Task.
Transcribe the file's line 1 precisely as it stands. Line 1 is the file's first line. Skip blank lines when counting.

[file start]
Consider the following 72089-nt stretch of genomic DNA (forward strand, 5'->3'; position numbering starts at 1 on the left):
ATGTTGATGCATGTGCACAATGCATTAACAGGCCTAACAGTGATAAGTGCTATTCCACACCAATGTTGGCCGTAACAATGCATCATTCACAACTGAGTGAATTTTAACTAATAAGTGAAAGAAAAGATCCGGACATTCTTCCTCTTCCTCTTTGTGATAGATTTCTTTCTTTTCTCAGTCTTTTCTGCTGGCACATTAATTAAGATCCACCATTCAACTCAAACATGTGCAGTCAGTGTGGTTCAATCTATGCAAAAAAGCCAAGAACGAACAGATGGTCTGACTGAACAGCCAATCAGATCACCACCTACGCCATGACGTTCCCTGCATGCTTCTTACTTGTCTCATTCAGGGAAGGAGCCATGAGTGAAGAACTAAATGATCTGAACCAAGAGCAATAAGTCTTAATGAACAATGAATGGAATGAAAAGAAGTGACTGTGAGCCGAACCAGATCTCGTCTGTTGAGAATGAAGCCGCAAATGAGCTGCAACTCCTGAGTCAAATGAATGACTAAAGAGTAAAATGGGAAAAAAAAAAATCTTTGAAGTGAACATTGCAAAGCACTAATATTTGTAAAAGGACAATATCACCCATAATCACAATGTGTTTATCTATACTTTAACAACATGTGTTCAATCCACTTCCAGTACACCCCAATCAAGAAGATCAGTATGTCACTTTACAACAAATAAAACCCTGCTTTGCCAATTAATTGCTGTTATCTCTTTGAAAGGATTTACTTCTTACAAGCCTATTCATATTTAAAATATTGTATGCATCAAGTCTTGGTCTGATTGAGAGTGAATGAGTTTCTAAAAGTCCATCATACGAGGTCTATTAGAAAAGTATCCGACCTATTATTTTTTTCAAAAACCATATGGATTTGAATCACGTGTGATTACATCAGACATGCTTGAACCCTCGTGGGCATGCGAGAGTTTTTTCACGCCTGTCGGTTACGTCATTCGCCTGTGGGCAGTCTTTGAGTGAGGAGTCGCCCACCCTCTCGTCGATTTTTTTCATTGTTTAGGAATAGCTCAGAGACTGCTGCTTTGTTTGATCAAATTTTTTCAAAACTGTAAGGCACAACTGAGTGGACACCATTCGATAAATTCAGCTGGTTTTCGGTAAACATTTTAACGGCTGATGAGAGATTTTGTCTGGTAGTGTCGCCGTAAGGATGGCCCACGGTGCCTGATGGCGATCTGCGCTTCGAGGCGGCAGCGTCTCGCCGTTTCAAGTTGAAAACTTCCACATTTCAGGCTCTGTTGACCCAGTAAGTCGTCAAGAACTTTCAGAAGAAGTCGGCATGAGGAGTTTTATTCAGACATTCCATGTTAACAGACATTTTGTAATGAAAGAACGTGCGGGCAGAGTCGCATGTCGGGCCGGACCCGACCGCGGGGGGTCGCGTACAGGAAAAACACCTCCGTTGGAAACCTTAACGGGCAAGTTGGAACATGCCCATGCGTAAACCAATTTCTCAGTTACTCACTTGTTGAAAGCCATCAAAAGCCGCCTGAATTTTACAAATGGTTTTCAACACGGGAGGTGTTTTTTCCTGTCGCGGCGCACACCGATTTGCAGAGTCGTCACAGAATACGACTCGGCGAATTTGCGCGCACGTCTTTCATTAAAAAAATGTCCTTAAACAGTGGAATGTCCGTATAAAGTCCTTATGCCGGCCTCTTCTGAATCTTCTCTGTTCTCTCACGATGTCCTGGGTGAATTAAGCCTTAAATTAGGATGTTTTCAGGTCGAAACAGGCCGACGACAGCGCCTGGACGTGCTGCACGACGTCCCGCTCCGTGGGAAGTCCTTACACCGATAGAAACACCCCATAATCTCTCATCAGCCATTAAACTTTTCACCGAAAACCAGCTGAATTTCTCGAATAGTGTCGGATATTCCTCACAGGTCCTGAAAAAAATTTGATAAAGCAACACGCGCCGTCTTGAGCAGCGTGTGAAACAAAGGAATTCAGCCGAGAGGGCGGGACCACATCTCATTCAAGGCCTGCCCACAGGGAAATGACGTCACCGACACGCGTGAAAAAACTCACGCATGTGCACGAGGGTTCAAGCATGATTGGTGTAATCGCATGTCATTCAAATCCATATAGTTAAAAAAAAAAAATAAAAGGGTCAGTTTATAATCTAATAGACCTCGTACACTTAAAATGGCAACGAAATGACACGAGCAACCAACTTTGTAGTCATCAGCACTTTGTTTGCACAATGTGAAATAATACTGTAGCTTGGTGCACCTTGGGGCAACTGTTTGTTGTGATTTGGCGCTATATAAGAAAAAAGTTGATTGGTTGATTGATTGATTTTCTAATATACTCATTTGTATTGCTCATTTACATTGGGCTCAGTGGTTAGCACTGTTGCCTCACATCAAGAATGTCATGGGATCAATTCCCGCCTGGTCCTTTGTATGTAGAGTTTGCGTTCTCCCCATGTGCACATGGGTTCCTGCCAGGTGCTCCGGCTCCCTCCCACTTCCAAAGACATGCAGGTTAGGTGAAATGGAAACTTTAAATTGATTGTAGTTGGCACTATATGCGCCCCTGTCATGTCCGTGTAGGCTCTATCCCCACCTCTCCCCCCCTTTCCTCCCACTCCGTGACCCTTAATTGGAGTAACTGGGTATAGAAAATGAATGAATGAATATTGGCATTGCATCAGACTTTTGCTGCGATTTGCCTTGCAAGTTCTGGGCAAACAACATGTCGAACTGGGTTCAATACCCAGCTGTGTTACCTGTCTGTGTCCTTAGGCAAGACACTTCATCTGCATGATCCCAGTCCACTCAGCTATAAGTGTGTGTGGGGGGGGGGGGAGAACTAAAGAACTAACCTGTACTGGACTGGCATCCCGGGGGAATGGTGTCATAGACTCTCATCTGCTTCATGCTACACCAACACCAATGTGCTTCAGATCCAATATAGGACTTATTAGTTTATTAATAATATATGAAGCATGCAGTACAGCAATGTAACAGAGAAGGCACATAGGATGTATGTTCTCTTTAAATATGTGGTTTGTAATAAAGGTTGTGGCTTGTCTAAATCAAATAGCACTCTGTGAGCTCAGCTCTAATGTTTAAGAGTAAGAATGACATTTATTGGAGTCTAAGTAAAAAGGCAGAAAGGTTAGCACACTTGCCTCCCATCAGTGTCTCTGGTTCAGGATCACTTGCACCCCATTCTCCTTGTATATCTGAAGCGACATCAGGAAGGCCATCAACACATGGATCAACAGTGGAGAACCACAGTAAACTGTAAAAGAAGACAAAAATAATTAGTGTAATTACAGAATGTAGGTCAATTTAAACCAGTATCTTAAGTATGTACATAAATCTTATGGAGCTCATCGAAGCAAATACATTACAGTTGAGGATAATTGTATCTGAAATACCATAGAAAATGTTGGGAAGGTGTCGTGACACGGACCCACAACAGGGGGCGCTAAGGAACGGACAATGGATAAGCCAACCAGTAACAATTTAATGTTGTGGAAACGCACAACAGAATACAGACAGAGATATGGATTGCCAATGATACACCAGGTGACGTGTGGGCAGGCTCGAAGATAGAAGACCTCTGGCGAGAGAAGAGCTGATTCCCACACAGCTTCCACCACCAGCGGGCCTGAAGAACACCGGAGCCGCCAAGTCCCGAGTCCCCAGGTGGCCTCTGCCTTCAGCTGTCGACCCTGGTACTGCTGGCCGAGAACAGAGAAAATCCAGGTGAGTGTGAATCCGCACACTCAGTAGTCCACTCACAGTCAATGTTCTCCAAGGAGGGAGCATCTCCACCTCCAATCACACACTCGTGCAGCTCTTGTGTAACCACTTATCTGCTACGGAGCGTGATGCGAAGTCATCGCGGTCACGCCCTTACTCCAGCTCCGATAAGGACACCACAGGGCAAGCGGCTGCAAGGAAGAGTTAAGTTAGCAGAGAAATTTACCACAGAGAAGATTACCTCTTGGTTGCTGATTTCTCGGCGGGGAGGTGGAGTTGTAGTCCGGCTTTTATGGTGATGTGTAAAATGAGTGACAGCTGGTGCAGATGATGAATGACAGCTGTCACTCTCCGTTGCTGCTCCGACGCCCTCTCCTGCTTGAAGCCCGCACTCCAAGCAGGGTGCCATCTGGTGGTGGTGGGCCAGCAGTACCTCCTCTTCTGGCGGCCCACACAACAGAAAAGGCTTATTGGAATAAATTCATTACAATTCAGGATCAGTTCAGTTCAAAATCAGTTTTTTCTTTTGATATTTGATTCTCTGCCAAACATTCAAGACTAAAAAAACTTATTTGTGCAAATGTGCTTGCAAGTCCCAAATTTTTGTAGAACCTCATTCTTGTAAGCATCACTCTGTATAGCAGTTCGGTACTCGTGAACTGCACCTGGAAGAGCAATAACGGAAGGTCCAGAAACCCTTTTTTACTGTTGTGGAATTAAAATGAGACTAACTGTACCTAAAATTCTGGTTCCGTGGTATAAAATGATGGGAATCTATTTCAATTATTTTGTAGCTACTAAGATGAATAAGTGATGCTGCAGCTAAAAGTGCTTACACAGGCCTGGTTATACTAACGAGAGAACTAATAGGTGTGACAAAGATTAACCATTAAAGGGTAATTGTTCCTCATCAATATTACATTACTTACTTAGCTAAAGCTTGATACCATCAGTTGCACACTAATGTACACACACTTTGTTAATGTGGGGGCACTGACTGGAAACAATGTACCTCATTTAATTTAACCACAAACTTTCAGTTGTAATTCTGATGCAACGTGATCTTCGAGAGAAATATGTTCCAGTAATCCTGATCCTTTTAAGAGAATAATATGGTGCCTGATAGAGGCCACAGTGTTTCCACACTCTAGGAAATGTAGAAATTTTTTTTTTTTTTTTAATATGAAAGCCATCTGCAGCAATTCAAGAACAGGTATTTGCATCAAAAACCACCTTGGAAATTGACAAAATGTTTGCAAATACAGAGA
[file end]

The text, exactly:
Consider the following 72089-nt stretch of genomic DNA (forward strand, 5'->3'; position numbering starts at 1 on the left):